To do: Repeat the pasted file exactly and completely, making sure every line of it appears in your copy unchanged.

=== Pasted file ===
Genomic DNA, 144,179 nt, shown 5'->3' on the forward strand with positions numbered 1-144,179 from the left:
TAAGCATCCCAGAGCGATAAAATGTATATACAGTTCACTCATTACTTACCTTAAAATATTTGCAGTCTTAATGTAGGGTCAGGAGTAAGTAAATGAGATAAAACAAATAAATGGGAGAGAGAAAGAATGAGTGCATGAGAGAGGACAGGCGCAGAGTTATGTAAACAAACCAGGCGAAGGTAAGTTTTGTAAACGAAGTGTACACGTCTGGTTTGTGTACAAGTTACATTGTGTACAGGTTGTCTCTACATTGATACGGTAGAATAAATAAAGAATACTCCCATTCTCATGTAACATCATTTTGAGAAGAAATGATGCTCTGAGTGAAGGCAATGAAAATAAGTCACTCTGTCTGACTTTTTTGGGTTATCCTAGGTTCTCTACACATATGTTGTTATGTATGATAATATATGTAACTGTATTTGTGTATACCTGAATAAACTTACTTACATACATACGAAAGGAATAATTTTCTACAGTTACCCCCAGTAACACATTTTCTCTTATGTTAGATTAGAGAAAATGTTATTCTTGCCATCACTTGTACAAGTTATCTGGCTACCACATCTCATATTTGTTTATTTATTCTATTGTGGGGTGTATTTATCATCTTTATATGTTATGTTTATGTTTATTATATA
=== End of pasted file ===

Genomic DNA, 144,179 nt, shown 5'->3' on the forward strand with positions numbered 1-144,179 from the left:
TAAGCATCCCAGAGCGATAAAATGTATATACAGTTCACTCATTACTTACCTTAAAATATTTGCAGTCTTAATGTAGGGTCAGGAGTAAGTAAATGAGATAAAACAAATAAATGGGAGAGAGAAAGAATGAGTGCATGAGAGAGGACAGGCGCAGAGTTATGTAAACAAACCAGGCGAAGGTAAGTTTTGTAAACGAAGTGTACACGTCTGGTTTGTGTACAAGTTACATTGTGTACAGGTTGTCTCTACATTGATACGGTAGAATAAATAAAGAATACTCCCATTCTCATGTAACATCATTTTGAGAAGAAATGATGCTCTGAGTGAAGGCAATGAAAATAAGTCACTCTGTCTGACTTTTTTGGGTTATCCTAGGTTCTCTACACATATGTTGTTATGTATGATAATATATGTAACTGTATTTGTGTATACCTGAATAAACTTACTTACATACATACGAAAGGAATAATTTTCTACAGTTACCCCCAGTAACACATTTTCTCTTATGTTAGATTAGAGAAAATGTTATTCTTGCCATCACTTGTACAAGTTATCTGGCTACCACATCTCATATTTGTTTATTTATTCTATTGTGGGGTGTATTTATCATCTTTATATGTTATGTTTATGTTTATTATATA